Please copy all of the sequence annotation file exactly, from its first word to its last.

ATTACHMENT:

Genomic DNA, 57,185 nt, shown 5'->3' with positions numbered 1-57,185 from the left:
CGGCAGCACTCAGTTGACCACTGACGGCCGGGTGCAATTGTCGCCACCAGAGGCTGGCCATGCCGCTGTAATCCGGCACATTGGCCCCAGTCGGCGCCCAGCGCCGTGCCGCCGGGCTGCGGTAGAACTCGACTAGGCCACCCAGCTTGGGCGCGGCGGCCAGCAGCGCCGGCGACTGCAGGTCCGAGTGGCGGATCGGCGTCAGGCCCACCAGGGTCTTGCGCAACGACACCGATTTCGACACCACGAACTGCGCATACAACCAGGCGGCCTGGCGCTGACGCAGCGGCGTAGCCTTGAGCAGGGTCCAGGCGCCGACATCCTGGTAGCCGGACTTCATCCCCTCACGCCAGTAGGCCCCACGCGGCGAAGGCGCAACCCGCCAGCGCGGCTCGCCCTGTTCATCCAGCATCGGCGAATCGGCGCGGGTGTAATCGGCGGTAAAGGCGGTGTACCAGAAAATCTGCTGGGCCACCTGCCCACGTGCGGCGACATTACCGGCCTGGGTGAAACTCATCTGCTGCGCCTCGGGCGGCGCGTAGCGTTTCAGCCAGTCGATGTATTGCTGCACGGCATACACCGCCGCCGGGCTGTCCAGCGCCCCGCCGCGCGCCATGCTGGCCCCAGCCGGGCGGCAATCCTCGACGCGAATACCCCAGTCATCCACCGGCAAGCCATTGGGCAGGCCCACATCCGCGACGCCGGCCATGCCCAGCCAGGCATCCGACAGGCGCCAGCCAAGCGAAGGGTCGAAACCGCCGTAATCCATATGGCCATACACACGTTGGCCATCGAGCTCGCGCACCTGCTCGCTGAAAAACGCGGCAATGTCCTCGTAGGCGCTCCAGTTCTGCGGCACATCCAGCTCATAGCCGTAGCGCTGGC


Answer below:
Genomic DNA, 57,185 nt, shown 5'->3' with positions numbered 1-57,185 from the left:
CGGCAGCACTCAGTTGACCACTGACGGCCGGGTGCAATTGTCGCCACCAGAGGCTGGCCATGCCGCTGTAATCCGGCACATTGGCCCCAGTCGGCGCCCAGCGCCGTGCCGCCGGGCTGCGGTAGAACTCGACTAGGCCACCCAGCTTGGGCGCGGCGGCCAGCAGCGCCGGCGACTGCAGGTCCGAGTGGCGGATCGGCGTCAGGCCCACCAGGGTCTTGCGCAACGACACCGATTTCGACACCACGAACTGCGCATACAACCAGGCGGCCTGGCGCTGACGCAGCGGCGTAGCCTTGAGCAGGGTCCAGGCGCCGACATCCTGGTAGCCGGACTTCATCCCCTCACGCCAGTAGGCCCCACGCGGCGAAGGCGCAACCCGCCAGCGCGGCTCGCCCTGTTCATCCAGCATCGGCGAATCGGCGCGGGTGTAATCGGCGGTAAAGGCGGTGTACCAGAAAATCTGCTGGGCCACCTGCCCACGTGCGGCGACATTACCGGCCTGGGTGAAACTCATCTGCTGCGCCTCGGGCGGCGCGTAGCGTTTCAGCCAGTCGATGTATTGCTGCACGGCATACACCGCCGCCGGGCTGTCCAGCGCCCCGCCGCGCGCCATGCTGGCCCCAGCCGGGCGGCAATCCTCGACGCGAATACCCCAGTCATCCACCGGCAAGCCATTGGGCAGGCCCACATCCGCGACGCCGGCCATGCCCAGCCAGGCATCCGACAGGCGCCAGCCAAGCGAAGGGTCGAAACCGCCGTAATCCATATGGCCATACACACGTTGGCCATCGAGCTCGCGCACCTGCTCGCTGAAAAACGCGGCAATGTCCTCGTAGGCGCTCCAGTTCTGCGGCACATCCAGCTCATAGCCGTAGCGCTGGC